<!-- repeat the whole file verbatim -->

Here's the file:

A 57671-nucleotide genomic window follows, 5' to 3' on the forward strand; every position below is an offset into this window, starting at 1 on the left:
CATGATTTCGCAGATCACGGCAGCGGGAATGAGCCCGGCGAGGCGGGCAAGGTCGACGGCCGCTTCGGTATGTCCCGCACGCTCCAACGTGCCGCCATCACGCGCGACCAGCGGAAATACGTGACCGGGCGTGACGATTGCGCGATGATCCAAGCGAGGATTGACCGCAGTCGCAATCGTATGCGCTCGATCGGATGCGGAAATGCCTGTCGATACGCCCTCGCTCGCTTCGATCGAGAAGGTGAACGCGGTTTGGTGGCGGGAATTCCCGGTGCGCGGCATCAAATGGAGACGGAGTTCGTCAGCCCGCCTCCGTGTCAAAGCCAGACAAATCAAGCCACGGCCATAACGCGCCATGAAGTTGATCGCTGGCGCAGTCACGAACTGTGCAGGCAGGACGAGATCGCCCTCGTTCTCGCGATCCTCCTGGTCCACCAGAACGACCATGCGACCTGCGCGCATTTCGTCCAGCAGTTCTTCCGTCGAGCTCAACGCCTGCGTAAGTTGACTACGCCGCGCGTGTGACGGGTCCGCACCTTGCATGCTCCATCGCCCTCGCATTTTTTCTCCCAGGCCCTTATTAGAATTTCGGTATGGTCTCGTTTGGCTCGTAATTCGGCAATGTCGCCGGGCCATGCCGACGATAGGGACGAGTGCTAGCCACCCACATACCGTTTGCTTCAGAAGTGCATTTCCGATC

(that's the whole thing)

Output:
A 57671-nucleotide genomic window follows, 5' to 3' on the forward strand; every position below is an offset into this window, starting at 1 on the left:
CATGATTTCGCAGATCACGGCAGCGGGAATGAGCCCGGCGAGGCGGGCAAGGTCGACGGCCGCTTCGGTATGTCCCGCACGCTCCAACGTGCCGCCATCACGCGCGACCAGCGGAAATACGTGACCGGGCGTGACGATTGCGCGATGATCCAAGCGAGGATTGACCGCAGTCGCAATCGTATGCGCTCGATCGGATGCGGAAATGCCTGTCGATACGCCCTCGCTCGCTTCGATCGAGAAGGTGAACGCGGTTTGGTGGCGGGAATTCCCGGTGCGCGGCATCAAATGGAGACGGAGTTCGTCAGCCCGCCTCCGTGTCAAAGCCAGACAAATCAAGCCACGGCCATAACGCGCCATGAAGTTGATCGCTGGCGCAGTCACGAACTGTGCAGGCAGGACGAGATCGCCCTCGTTCTCGCGATCCTCCTGGTCCACCAGAACGACCATGCGACCTGCGCGCATTTCGTCCAGCAGTTCTTCCGTCGAGCTCAACGCCTGCGTAAGTTGACTACGCCGCGCGTGTGACGGGTCCGCACCTTGCATGCTCCATCGCCCTCGCATTTTTTCTCCCAGGCCCTTATTAGAATTTCGGTATGGTCTCGTTTGGCTCGTAATTCGGCAATGTCGCCGGGCCATGCCGACGATAGGGACGAGTGCTAGCCACCCACATACCGTTTGCTTCAGAAGTGCATTTCCGATC